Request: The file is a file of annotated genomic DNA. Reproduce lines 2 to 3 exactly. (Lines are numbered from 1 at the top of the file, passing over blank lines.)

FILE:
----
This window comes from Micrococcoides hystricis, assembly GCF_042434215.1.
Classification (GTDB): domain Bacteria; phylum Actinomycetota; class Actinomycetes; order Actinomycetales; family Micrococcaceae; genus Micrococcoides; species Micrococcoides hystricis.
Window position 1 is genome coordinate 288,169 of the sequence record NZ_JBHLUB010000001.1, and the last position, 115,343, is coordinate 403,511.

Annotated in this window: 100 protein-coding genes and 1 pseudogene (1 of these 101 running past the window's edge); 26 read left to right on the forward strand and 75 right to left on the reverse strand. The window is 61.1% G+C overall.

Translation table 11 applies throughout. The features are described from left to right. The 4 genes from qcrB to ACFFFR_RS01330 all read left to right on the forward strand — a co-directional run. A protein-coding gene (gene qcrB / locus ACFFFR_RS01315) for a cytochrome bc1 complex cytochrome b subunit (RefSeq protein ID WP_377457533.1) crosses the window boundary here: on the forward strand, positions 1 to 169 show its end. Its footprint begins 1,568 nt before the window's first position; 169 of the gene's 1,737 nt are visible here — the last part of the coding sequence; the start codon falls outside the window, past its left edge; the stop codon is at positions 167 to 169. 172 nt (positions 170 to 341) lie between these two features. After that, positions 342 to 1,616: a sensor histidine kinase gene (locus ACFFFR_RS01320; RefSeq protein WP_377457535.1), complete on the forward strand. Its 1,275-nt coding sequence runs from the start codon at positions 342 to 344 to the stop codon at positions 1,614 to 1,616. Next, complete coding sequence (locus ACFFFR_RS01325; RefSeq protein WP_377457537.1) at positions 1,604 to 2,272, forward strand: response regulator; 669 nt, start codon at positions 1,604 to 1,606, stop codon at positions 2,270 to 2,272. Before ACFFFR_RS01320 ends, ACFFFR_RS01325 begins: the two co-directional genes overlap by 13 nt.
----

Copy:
Classification (GTDB): domain Bacteria; phylum Actinomycetota; class Actinomycetes; order Actinomycetales; family Micrococcaceae; genus Micrococcoides; species Micrococcoides hystricis.
Window position 1 is genome coordinate 288,169 of the sequence record NZ_JBHLUB010000001.1, and the last position, 115,343, is coordinate 403,511.